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Neal Stephenson's Anathem - a review

Neal Stephenson's Anathem - a review

First off let me begin by saying that I put on my O Maria salvatoris Mater so I could write this review.  It seemed appropriate <3  When I get to the Quemamodem, I'm sure I'll reach an upsight ;)

Neal Stephenson's Anathem is a piece of work.  I think it's one of the best books I've read - mostly because it's just so brainy... and I enjoy the hell out of that.  Don't get me wrong, I love brainless fiction like the rest of everyone else, but getting into philosophy and quantum mechanics in a world so beautifully built and tended was a pleasure I rarely have.

 

Only after I finish a book do I go scouring the net for articles and reviews. I was not at all surprised to find so many people were nonplussed by the book.  I was exceedingly surprised that it was over 900 pages.  I did not notice that at all.  I read it in Kindle and I just don't pay attention to such nonsense.  A story is a story.  It takes just as long as it needs to tell it's tale.  But apparently most people had a big problem with it being so long.  And so hard. Maybe they are just not very familiar with Neal Stephenson -- but he's very good at just dropping the reader facedown on the concrete of the world he's built, without any help or hints on how to associate it to our own familiar one.  This is probably what I love most about him as an author - but I realize that a lot of people just are too lazy or well, dumb, to really appreciate the beauty of it.  Or it's just not their boatyfloat.  /shrug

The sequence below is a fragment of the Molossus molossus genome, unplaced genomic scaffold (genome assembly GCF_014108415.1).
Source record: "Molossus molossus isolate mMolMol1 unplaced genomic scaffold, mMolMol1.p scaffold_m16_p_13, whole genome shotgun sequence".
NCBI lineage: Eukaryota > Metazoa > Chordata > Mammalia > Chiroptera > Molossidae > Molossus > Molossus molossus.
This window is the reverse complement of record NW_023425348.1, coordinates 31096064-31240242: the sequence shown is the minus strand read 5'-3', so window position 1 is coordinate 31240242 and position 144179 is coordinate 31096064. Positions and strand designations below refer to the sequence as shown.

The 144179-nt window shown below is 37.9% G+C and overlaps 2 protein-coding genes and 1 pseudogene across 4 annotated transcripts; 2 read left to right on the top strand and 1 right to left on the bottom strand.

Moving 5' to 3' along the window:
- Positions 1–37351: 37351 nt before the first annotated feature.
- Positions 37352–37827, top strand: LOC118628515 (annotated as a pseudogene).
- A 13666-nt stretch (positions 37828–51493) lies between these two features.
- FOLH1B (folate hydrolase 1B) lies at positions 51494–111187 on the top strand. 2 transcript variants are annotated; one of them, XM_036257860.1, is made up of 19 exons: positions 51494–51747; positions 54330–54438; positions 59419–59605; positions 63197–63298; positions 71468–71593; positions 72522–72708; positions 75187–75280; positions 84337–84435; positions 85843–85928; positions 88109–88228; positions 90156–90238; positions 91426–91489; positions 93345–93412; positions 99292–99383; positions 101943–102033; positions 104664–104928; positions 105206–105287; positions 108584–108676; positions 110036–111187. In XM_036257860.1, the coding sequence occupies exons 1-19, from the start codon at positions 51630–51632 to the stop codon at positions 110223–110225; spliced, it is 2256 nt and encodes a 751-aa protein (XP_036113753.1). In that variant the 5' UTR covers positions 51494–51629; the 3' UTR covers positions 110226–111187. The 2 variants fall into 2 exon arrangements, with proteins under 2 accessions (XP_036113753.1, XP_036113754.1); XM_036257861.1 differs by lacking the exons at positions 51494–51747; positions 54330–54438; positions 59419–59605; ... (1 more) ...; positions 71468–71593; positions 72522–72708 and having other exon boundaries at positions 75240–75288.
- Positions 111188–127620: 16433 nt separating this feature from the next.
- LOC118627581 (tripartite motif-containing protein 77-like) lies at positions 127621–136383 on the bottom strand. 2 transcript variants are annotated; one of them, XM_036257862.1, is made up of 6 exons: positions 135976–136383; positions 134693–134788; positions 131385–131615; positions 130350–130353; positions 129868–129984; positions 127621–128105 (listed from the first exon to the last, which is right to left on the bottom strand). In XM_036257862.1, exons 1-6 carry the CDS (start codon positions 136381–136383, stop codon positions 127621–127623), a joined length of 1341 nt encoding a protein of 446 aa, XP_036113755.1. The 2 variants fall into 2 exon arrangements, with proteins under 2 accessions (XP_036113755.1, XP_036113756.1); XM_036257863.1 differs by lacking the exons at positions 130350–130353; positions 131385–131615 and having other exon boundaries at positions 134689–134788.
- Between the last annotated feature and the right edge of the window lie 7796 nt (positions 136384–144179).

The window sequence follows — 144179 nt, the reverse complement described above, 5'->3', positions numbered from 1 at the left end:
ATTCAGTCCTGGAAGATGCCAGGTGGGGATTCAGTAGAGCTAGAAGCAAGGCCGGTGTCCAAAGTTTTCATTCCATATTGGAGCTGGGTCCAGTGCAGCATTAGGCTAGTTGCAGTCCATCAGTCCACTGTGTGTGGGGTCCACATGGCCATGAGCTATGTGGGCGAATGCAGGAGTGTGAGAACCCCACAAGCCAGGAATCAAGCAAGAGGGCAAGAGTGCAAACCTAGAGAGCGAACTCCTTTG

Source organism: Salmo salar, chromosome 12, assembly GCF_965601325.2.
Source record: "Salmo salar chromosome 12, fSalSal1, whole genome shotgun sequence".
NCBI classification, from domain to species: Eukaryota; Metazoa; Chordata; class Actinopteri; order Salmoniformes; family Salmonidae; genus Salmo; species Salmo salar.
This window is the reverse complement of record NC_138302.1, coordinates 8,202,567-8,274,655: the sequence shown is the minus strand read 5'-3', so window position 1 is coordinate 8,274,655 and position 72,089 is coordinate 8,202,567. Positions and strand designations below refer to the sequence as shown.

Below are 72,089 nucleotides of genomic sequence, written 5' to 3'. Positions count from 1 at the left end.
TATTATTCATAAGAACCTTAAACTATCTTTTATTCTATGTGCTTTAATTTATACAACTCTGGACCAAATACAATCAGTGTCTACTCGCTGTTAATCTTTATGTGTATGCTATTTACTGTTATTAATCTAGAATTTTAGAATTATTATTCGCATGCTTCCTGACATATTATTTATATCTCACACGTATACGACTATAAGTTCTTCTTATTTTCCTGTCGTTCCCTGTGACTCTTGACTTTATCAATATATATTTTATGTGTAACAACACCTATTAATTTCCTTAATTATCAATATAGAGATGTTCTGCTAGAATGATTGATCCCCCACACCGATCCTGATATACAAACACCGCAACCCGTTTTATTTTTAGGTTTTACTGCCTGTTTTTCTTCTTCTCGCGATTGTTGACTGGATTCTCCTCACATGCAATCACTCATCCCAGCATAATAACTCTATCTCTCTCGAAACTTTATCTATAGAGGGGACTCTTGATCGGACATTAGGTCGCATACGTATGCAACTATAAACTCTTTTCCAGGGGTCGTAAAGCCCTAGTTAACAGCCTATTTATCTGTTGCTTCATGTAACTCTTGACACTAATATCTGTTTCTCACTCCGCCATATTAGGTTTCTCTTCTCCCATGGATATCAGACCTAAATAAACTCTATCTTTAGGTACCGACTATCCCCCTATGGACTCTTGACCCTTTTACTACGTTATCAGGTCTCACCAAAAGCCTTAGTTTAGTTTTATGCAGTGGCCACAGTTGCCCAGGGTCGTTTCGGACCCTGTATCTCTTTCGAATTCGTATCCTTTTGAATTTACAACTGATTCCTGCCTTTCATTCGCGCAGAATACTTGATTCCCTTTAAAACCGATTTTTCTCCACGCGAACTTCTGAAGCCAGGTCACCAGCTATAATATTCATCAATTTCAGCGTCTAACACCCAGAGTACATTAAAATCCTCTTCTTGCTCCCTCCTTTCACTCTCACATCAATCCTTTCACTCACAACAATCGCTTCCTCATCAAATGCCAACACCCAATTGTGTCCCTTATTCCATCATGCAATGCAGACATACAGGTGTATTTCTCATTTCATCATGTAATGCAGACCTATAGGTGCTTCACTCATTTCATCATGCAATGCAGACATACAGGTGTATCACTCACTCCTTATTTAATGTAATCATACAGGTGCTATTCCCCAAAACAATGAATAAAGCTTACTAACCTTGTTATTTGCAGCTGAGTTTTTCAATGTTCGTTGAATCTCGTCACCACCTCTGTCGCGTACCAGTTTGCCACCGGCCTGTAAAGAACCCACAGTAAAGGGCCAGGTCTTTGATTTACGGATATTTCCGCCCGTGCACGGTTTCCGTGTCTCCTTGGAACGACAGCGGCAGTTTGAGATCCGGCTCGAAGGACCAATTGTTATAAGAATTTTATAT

I suppose in a review I'm suppose to tell about the general plot - but that's easy to find out anywhere.  Some people do things and we read about it - the plot of every book ever written!  Seriously though, it isn't breaking any records with new plot.  In fact it's quite formulaic.  That isn't where it's strength lies.  He just talks about wild ass philosophies about our universe that's delightful to witness.  The world is fascinating.

I'll tell you one thing - he was fantastically successful in building a world higher up the Wick than our Earth.  For quite a large part of the book, I was considering it WAS Earth, just thousands and thousands of years into the future.  I wasn't sure it wasn't Earth until it was most decidedly was not.  I suppose in a way that's a spoiler but not really - as probably everyone knows that I am majorly ignorant when delving into a new book.  On purpose of course, I love going in blind.

What I felt for the most part when I finished the book was just excessively smug.  There was no head-scratching confusion in any part of anything I read... instead, I rather just felt like I was basically an Avout upon completion of the novel.  Where is my bolt, chord and sphere? :p

This is a great read if you enjoy hard, hard, hard science fiction.  It's fascinating and fun, moves decently (I have the patience of stone, however, bear that in mind) and is satisfying at the end.  Think of the main plot point of Interstellar on steroids, with better science but mostly science between the ears ;)

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